n Obstetrics and Gynaecology Forum - Medical treatment of postpartum haemorrhage : review
|Article Title||Medical treatment of postpartum haemorrhage : review|
|© Publisher:||In House Publications|
|Journal||Obstetrics and Gynaecology Forum|
|Publication Date||Aug 2010|
|Pages||90 - 92|
|Keyword(s)||Eastern Cape Department of Health and Walter Sisulu University|
Postpartum haemorrhage (PPH) may occur unexpectedly in any woman who has given birth. All birth attendants must have the skills and knowledge to manage PPH quickly and effectively. This may include rubbing up the uterus and bimanual compression, resuscitation, removal of retained placental tissue and surgical procedures.
The use of drugs to contract the uterus, and to enhance coagulation, are one element in the holistic management. The following sequence of drugs may be used :
Used by midwife :
1. If not recently given as prophylaxis and drip not yet up, oxytocin 10u im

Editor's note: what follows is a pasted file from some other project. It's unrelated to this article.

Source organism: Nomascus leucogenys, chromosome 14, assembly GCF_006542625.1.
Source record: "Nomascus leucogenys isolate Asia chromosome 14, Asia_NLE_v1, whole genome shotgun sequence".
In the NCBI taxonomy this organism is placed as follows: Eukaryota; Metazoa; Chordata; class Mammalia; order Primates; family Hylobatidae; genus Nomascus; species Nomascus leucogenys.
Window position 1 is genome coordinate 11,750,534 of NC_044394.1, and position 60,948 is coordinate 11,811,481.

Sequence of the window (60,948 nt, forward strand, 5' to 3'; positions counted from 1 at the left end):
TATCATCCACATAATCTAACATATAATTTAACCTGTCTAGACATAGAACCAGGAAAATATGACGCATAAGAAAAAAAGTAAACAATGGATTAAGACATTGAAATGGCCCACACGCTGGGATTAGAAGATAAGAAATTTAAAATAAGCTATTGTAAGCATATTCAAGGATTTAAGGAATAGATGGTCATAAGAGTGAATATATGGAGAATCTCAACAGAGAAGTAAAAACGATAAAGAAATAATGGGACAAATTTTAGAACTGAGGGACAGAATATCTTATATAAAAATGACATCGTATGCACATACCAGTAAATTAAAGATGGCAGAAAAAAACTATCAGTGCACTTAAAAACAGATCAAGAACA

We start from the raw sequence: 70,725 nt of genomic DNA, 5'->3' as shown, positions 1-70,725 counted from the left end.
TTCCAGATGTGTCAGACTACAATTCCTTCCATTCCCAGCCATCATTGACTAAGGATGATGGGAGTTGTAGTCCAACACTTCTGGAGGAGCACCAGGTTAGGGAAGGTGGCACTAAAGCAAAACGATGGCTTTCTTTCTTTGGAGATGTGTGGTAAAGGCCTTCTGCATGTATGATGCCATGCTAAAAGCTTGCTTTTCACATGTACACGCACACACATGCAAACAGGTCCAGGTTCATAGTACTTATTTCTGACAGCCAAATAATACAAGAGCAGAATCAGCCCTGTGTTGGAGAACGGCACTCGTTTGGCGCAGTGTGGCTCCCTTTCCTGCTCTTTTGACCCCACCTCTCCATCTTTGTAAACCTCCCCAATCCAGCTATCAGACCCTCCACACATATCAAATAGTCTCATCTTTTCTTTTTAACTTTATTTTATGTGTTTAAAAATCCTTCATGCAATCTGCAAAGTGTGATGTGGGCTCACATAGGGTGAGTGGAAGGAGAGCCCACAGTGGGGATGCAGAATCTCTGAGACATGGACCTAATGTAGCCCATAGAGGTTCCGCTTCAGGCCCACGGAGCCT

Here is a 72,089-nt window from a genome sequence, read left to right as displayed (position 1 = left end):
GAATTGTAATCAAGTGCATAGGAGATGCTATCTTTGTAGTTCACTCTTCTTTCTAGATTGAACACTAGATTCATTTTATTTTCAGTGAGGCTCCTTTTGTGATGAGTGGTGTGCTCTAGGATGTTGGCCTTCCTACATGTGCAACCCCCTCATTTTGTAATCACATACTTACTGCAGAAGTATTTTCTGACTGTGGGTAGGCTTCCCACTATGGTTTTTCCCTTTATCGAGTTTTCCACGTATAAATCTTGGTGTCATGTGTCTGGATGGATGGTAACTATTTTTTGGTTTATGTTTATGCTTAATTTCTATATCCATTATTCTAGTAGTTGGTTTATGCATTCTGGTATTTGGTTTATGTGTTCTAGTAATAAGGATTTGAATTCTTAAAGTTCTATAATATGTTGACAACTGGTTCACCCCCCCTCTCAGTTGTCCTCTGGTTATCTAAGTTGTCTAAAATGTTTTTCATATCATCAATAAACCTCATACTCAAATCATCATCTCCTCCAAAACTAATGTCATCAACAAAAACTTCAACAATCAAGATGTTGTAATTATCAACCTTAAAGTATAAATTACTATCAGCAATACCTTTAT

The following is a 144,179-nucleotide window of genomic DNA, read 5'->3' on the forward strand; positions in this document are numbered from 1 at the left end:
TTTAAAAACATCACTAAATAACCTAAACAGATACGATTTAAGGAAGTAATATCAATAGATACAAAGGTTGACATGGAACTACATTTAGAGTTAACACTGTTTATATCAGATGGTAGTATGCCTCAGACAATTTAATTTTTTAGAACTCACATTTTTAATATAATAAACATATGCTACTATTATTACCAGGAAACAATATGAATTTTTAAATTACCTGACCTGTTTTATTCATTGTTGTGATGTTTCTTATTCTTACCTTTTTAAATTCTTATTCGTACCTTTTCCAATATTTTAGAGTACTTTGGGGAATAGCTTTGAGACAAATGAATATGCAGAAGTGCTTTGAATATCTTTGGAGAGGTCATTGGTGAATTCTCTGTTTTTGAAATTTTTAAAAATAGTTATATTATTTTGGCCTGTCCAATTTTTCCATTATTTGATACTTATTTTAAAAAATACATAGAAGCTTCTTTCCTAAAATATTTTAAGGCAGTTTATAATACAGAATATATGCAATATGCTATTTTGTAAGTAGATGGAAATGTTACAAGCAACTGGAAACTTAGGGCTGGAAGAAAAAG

2. Iv infusion oxytocin 20u in 1000ml Ringers lactate or saline at 120-240 mL/hour
3. Ergometrine 0.5mg or syntometrine 1 amp IMI provided no hypertension or cardiac disease [repeat once if needed]
Used by medical officer :
4. In women with hypertension or cardiac disease who continue to bleed with atonic uterus despite oxytocin, the risks versus benefits of ergometrine need to be weighed up.
5. Prostaglandin F2α 5mg in 10ml saline, inject 1ml into myometrium, checking carefully that not injecting into a blood vessel
6. Cyclokapron 1g slowly intravenously
7. Misoprostol 400µg sublingually or 600µg per rectum may be considered in the following circumstances :
1. When no oxytocin or ergometrine is available (eg unplanned home birth)
2. When all other methods have failed (although there is no evidence of benefit when injectable uterotonics have been given)
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